Leaf Type: Black/Green
Where to Buy: Adagio
You’ll lose your head over your loyalty to this kingly brew!
Learn more about this tea here.
WARNING: POTENTIAL GAME OF THRONES SPOILERS
(But really this is season one so if you’re not aware of this you might be living under a rock…)
I have to say, I’m quite happy I watched enough GoT to understand the character reference here! I’ve really only seen the first two seasons and part of the third. I think the ingredients picked out by this blender are pretty well thought out too; though I do think there might just be a bit more “Fire” than “Ice” – although to be fair there certainly are a lot of very visable candy cane pieces in the dry leaf. Aun-Juli Riddle is a pretty good blender; in particular her Doctor Who blends tend to be pretty good and well thought out.
This is essentially a Chai, though an unconventional one, so I wasn’t the most excited about this blend because I’m not a Chai fan myself, but it came out pretty tasty! The clove is easily the strongest flavour here, and since that’s the one ‘conventional’ Chai spice that I personally feel you can never have too much of that works very well in my favor.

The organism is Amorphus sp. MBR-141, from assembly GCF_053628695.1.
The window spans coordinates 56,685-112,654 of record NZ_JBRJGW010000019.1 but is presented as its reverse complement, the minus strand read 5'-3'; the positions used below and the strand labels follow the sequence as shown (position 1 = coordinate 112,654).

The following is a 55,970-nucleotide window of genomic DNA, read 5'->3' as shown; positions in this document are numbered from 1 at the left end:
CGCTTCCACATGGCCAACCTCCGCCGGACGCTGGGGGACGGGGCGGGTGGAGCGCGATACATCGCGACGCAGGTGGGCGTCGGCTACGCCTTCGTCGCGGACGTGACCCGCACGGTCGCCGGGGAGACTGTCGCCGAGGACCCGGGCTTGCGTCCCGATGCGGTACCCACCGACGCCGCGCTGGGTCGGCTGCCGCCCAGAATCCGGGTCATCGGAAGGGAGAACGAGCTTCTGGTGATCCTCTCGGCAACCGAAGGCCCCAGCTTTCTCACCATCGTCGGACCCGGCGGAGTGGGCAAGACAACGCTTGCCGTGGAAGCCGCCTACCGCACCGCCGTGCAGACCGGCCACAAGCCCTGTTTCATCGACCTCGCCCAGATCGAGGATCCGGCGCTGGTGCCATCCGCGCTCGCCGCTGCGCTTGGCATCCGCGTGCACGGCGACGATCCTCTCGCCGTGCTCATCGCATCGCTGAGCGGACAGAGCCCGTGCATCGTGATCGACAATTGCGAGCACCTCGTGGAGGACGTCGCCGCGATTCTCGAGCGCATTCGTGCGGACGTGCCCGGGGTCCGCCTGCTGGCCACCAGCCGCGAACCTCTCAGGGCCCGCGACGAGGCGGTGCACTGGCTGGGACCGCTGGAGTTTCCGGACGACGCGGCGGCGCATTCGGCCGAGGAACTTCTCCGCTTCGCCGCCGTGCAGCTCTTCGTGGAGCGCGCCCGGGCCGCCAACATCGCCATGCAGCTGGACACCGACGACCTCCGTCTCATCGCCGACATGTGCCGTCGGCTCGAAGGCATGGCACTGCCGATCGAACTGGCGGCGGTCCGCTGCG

The rest of the flavour is pretty nice too; there’s an even dispersal of ginger, cardamom and cinnamon with just the faintest little touch of smoke from the Lapsang. It’s not enough smoke for people who are fearful of Lapsang to be worried about, though. The candy cane isn’t as strong as I expected given how much I could see in the leaf and the fact that this is inspired by Ned Stark which obviously ties into the whole “Winter Is Coming”/Ice thing. It is present, but subtly so and it’s more acting as a sweetener than really contributing any strong mint flavour. The finish is a little bit peppery, with maybe a touch too much cardamom.
Overall I think this is better than most Adagio fan blends though; they tend to get pretty muddled because blenders pick out ingredients that are either too similar so there’s no contrast or playing off one another or they pick ingredients that fit the ‘character’ but clash with one another/don’t compliment each flavour. This kind of avoids that for the most part, while still being fairly thoughtful.
I definitely wanted more “ice” – but maybe it’s poetic irony that the “fire” was the most dominant thing…